15 September 2005 Advanced Technology Solar Telescope: a progress report
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The four-meter Advanced Technology Solar Telescope (ATST) will be the most powerful solar telescope and the world's leading resource for studying solar magnetism that controls the solar wind, flares, coronal mass ejections and variability in the Sun's output. Development of a four-meter solar telescope presents many technical challenges, which include: thermal control of optics and telescope structure; contamination control of the primary mirror to achieve low scattered light levels for coronal observations; control of instrumental polarization to allow accurate and precise polarimetric observations of solar magnetic fields; and high-order solar adaptive optics that uses solar granulation as the wavefront sensing target in order to achieve diffraction limited imaging and spectroscopy. We give a status report of the ATST project focusing on the substantial progress that has been made with the design of the ATST. We summarize the design of the major subsystems, including the enclosure, the primary and secondary mirror assemblies, the coude and Nasmyth focal stations, adaptive optics and instrumentation. The site selection has been successfully concluded and we discuss areas where the site selection impacts the design.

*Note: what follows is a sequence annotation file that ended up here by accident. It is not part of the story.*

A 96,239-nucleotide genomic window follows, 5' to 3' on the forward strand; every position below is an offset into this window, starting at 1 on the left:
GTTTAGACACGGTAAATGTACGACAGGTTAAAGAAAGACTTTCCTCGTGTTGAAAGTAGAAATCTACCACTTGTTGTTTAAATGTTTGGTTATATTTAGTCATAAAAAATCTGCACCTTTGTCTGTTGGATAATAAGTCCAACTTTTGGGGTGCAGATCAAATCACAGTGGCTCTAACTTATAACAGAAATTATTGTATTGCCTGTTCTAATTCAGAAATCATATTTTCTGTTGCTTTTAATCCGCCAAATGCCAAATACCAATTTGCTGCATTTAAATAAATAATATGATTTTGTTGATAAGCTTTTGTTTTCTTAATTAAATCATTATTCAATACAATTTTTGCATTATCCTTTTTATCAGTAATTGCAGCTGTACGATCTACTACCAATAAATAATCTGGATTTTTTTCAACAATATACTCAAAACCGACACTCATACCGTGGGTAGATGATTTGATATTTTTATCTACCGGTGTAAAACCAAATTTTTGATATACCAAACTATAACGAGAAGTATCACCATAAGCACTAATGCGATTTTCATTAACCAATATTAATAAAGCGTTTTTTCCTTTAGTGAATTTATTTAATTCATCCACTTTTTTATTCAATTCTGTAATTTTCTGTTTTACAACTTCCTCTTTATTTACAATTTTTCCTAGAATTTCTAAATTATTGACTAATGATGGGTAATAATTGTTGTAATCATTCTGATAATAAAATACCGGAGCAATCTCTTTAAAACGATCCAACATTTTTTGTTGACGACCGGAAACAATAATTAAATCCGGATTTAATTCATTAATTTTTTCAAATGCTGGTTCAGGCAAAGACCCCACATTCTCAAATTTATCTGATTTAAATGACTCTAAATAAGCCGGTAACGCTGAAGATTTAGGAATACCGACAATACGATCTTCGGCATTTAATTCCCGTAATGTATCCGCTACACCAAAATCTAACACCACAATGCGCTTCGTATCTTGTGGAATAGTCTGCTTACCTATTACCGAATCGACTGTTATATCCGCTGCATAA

© (2005) COPYRIGHT Society of Photo-Optical Instrumentation Engineers (SPIE). Downloading of the abstract is permitted for personal use only.
T. R. Rimmele, T. R. Rimmele, S. Keil, S. Keil, J. Wagner, J. Wagner, N. Dalrymple, N. Dalrymple, B. Goodrich, B. Goodrich, E. Hansen, E. Hansen, F. Hill, F. Hill, R. Hubbard, R. Hubbard, L. Phelps, L. Phelps, K. Richards, K. Richards, M. Warner, M. Warner, } "Advanced Technology Solar Telescope: a progress report", Proc. SPIE 5901, Solar Physics and Space Weather Instrumentation, 590104 (15 September 2005); doi: 10.1117/12.618354; https://doi.org/10.1117/12.618354


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